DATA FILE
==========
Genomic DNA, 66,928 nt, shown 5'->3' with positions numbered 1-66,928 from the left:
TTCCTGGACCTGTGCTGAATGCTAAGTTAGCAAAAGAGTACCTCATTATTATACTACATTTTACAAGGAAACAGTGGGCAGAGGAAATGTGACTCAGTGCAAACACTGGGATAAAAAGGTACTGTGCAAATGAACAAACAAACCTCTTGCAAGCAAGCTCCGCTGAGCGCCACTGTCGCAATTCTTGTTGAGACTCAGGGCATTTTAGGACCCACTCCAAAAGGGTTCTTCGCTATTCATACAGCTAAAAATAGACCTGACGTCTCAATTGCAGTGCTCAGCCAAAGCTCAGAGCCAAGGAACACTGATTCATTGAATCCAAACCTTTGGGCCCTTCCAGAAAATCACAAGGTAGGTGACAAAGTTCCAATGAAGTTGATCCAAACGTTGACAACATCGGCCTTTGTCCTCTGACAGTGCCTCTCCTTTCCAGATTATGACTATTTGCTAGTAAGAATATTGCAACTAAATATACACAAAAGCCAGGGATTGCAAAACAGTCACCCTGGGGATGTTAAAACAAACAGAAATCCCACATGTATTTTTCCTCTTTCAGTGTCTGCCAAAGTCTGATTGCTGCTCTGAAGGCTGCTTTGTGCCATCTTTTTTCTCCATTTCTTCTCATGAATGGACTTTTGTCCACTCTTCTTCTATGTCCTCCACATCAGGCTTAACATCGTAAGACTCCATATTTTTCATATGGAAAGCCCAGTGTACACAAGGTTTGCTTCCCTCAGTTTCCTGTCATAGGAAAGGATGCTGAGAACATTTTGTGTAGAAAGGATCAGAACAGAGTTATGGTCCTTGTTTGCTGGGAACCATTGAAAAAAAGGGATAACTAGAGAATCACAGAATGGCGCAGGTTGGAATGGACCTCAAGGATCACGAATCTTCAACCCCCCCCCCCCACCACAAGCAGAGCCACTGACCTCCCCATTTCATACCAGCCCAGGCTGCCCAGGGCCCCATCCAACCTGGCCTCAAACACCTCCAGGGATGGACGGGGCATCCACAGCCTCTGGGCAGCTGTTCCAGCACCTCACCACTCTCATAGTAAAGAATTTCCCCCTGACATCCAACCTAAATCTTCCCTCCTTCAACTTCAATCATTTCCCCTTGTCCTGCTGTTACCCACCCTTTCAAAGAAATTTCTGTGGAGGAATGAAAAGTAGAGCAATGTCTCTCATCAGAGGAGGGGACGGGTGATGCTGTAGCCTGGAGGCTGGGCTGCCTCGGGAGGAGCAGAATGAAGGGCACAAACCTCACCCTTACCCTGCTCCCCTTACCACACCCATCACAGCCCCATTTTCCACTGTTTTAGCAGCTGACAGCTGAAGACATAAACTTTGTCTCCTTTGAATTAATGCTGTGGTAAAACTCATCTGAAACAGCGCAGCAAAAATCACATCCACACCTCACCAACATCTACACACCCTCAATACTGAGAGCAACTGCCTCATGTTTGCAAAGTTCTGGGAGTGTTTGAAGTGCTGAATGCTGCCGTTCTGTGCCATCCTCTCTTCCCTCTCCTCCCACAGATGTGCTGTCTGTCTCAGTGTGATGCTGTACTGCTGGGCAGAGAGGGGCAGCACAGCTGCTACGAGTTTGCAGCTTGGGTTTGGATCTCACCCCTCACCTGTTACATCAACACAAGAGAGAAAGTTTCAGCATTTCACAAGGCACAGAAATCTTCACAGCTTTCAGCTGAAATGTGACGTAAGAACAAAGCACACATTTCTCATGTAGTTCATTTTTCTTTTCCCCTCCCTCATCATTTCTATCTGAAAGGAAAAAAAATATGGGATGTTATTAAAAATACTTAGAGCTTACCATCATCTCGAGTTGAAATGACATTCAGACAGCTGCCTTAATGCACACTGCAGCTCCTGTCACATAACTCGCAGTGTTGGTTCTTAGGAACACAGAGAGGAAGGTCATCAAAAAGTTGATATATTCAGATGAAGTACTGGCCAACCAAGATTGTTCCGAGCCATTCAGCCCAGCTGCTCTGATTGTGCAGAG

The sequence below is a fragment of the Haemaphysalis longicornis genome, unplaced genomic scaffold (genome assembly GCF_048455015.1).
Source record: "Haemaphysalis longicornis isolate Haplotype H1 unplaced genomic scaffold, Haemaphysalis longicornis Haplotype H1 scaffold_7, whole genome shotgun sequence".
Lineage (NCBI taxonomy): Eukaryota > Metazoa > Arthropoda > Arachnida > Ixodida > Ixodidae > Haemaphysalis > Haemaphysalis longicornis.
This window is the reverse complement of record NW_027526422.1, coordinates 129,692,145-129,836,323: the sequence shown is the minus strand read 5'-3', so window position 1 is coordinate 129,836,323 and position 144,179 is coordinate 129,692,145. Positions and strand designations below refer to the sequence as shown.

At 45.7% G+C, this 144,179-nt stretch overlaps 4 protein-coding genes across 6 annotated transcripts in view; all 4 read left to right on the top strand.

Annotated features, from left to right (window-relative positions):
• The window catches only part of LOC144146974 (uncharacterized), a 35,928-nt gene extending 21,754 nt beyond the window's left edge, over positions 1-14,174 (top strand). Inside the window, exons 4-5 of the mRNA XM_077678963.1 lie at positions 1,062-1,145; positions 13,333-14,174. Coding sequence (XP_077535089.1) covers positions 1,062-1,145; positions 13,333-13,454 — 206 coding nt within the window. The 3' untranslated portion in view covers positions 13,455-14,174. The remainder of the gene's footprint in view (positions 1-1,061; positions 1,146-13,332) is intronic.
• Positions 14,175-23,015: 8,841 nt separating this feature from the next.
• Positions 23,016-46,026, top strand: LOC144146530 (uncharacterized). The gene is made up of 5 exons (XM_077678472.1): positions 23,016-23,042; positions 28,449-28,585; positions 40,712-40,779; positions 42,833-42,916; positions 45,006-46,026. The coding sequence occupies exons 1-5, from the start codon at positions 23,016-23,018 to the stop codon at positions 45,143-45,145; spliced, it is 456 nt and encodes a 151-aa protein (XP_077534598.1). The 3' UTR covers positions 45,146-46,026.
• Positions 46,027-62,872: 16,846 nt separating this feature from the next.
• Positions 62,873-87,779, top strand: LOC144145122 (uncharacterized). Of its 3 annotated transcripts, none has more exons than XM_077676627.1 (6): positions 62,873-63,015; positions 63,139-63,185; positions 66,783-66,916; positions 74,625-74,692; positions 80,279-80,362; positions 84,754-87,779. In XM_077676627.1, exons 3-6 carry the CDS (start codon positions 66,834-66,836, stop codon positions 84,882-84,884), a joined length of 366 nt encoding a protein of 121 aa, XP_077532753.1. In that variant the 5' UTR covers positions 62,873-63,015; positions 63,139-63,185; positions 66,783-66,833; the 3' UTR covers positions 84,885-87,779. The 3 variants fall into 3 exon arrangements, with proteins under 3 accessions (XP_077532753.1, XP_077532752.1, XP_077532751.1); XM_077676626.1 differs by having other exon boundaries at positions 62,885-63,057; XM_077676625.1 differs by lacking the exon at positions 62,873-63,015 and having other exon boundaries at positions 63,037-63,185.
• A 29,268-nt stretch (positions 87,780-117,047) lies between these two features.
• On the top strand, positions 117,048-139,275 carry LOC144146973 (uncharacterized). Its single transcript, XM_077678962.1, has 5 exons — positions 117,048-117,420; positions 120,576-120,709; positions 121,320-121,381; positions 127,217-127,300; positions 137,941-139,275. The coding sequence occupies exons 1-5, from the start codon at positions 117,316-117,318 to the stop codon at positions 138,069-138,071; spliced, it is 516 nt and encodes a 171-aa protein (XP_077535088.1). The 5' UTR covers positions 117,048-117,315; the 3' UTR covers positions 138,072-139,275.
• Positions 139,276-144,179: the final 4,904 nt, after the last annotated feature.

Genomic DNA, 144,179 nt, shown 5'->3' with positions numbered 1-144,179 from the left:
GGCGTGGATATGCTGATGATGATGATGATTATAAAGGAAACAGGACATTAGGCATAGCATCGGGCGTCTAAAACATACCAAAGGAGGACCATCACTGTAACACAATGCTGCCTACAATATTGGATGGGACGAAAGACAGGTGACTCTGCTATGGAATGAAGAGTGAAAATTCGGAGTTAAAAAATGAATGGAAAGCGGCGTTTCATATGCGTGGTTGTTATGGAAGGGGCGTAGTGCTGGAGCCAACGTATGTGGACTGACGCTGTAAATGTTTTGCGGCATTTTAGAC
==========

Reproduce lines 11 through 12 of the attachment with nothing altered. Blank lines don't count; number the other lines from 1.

• Positions 23,016-46,026, top strand: LOC144146530 (uncharacterized). The gene is made up of 5 exons (XM_077678472.1): positions 23,016-23,042; positions 28,449-28,585; positions 40,712-40,779; positions 42,833-42,916; positions 45,006-46,026. The coding sequence occupies exons 1-5, from the start codon at positions 23,016-23,018 to the stop codon at positions 45,143-45,145; spliced, it is 456 nt and encodes a 151-aa protein (XP_077534598.1). The 3' UTR covers positions 45,146-46,026.
• Positions 46,027-62,872: 16,846 nt separating this feature from the next.